A megalodon shark tooth nearly six inches long was found along a North Carolina beach Friday, according to a Facebook post by the lucky owner.
Harvey Wall posted multiple photos June 28 of the discovery, including one showing the gray tooth and its black root was just over 5.5 inches long.
Megalodon are considered “one of the largest predators to have ever lived”: A gigantic shark believed to have grown to nearly 60 feet long when it roamed oceans millions of years ago, according to The Natural History Museum.
Wall, who lives in the Stokes County town of Pinnacle, says that the tooth was discovered at Ocean Isle Beach, a popular tourist destination in the southeastern North Carolina’s Brunswick County.
“Found near high tide line in a pool of water on the east end of the island,” he wrote on Facebook. “I’ll probably never find another one.”
Wall says he and his family “were looking for seashells and walking our dogs,” when they spotted the tooth, reported WECT.
“I could only see the black part (of the tooth) in low tide. I kicked it and it flipped over, exposing the whole tooth,” he told the station.
Wall said he is donating the tooth to the island’s museum, known as the Museum of Coastal Carolina.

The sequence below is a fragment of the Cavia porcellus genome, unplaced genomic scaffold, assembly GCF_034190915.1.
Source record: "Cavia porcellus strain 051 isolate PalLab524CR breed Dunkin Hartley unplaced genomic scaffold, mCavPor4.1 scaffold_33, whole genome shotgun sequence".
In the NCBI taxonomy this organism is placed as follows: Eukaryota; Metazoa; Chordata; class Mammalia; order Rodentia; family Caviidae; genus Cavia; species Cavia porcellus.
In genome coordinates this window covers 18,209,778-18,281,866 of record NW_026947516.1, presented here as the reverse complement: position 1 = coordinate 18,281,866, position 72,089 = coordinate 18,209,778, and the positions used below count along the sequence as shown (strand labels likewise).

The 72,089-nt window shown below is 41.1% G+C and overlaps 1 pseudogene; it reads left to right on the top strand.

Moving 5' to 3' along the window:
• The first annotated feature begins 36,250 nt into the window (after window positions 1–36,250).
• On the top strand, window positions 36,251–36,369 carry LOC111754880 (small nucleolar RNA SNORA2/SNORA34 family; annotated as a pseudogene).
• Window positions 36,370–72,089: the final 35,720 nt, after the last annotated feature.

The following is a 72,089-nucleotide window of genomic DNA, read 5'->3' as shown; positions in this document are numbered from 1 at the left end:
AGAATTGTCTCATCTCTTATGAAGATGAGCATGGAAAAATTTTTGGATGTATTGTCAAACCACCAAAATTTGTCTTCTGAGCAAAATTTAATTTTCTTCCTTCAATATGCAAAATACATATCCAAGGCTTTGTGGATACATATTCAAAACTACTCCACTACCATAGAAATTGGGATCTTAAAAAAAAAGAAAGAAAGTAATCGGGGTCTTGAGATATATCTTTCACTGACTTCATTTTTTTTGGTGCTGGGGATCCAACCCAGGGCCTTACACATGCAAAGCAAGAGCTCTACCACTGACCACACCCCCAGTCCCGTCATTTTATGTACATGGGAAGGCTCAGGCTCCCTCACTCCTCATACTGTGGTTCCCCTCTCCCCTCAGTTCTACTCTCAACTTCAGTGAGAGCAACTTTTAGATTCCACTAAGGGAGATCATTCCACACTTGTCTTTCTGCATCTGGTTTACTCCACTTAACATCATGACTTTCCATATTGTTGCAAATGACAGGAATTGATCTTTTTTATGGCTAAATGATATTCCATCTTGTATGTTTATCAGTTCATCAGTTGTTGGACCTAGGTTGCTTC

However, the ancient teeth are also popular on the auction market, with the auction website Live Auctioneers showing a megalodon tooth found in South Carolina sold for more than $800 in 2006. The tooth was 5.9 inches wide and dated to 12 million years ago, said the site.
The website Fossil Era features a meg tooth, found in a South Carolina river, for sale in the $1,500 range.
Meg teeth were typically 4 to 5 inches long, says the site, making Wall’s discovery larger than average.
Coastal waterways and beaches in the Carolinas are considered prime location to find megalodon teeth, including one of the largest ever found: A 6.7-inch tooth found “in the Morgan River near Beaufort, South Carolina,” according to Fossilera.com.